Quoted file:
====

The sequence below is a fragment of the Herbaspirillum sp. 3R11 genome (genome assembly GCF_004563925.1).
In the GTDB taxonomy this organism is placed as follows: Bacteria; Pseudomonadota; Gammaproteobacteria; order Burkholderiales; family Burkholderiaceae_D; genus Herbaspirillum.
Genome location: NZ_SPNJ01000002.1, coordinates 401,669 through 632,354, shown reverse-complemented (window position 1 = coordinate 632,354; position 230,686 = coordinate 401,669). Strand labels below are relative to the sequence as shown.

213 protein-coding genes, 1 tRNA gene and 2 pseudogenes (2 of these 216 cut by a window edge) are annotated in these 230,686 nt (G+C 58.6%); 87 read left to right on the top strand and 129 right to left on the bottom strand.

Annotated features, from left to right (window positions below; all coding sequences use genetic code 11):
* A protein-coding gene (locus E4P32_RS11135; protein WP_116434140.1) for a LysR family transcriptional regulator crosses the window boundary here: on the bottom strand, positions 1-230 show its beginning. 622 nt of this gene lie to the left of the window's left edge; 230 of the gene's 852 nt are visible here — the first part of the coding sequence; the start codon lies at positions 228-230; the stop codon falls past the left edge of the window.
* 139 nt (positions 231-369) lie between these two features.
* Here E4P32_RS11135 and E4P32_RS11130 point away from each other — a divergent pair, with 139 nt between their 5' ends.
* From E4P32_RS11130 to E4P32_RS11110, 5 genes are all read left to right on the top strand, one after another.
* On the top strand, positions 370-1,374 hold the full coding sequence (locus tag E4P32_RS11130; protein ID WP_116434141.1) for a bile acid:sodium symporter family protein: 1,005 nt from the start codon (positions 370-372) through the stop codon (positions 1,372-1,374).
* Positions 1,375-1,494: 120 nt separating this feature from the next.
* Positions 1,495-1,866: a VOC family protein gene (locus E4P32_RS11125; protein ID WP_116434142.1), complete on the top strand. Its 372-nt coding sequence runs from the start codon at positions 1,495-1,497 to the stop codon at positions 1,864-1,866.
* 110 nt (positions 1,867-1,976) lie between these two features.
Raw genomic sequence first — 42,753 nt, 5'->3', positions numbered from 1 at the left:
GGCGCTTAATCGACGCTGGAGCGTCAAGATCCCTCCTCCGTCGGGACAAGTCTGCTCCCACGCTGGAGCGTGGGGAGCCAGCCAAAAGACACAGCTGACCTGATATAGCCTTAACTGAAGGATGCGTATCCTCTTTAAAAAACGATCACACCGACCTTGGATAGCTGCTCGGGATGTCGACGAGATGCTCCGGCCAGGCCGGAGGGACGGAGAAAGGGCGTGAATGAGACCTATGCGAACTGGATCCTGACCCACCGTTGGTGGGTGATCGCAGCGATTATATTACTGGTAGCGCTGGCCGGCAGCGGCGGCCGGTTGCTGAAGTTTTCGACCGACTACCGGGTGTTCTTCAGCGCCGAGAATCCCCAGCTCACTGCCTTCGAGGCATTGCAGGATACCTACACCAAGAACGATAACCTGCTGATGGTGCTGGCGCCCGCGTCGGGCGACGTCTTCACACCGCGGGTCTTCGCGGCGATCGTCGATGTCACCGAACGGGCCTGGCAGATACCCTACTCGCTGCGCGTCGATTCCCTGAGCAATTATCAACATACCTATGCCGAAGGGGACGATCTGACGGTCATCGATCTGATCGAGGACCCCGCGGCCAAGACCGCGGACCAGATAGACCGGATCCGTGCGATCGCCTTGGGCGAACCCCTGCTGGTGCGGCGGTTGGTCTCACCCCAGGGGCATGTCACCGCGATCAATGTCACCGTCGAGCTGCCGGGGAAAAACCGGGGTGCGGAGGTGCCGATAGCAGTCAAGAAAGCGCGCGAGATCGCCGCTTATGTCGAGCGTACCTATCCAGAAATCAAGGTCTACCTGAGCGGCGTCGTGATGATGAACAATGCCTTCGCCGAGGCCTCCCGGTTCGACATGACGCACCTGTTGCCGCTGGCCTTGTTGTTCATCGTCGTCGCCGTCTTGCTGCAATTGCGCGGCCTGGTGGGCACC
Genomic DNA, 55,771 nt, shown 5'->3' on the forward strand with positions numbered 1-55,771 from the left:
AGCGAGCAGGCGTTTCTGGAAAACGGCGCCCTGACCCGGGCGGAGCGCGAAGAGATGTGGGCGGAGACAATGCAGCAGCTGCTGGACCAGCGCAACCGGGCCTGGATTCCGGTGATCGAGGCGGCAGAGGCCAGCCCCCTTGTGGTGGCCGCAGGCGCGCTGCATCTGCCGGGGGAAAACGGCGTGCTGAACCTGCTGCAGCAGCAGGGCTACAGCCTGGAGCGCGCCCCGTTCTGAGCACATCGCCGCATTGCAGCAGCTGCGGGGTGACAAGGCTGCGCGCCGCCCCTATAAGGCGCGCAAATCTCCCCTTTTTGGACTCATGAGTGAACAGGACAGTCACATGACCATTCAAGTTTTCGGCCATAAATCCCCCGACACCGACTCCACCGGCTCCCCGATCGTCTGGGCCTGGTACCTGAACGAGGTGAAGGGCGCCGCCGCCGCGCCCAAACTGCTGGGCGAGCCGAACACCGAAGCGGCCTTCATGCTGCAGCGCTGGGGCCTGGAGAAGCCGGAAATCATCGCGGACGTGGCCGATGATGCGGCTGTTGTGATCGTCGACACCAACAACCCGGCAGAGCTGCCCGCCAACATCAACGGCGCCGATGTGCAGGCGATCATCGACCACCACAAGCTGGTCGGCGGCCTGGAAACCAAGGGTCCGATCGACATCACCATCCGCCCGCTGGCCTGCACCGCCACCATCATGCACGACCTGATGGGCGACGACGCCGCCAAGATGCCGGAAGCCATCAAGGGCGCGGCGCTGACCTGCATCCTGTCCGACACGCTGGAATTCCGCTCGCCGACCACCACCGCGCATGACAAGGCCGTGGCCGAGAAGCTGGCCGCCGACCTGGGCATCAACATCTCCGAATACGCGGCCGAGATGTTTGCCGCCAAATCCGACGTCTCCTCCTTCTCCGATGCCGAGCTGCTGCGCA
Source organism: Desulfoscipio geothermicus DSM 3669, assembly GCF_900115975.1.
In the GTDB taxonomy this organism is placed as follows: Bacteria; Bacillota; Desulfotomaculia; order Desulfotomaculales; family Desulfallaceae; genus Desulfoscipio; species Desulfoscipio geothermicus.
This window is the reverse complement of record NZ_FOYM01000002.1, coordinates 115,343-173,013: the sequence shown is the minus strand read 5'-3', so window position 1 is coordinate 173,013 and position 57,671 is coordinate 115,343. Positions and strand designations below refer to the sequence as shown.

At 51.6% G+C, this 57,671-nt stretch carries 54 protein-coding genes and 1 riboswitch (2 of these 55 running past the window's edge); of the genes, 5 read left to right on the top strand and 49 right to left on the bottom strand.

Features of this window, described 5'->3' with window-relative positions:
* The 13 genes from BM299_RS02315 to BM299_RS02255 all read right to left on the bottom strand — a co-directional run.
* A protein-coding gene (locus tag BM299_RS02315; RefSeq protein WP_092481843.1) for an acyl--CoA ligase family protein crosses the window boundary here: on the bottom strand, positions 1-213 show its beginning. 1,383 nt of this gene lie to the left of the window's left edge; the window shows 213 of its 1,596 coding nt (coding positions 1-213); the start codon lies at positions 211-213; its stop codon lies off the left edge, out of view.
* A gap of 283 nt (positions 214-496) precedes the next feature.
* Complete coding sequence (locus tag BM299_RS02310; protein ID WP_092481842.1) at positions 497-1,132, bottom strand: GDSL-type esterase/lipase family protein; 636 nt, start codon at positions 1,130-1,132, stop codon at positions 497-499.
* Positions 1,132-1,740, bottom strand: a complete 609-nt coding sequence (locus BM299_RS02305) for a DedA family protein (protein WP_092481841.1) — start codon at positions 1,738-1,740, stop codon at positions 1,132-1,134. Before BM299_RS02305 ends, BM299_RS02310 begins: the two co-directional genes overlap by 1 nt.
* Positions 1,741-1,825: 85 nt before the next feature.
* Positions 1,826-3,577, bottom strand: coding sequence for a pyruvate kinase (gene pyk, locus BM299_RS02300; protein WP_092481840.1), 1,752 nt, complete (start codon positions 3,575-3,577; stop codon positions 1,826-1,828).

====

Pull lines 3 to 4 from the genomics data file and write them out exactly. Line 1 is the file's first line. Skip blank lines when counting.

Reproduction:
Genome location: NZ_SPNJ01000002.1, coordinates 401,669 through 632,354, shown reverse-complemented (window position 1 = coordinate 632,354; position 230,686 = coordinate 401,669). Strand labels below are relative to the sequence as shown.

213 protein-coding genes, 1 tRNA gene and 2 pseudogenes (2 of these 216 cut by a window edge) are annotated in these 230,686 nt (G+C 58.6%); 87 read left to right on the top strand and 129 right to left on the bottom strand.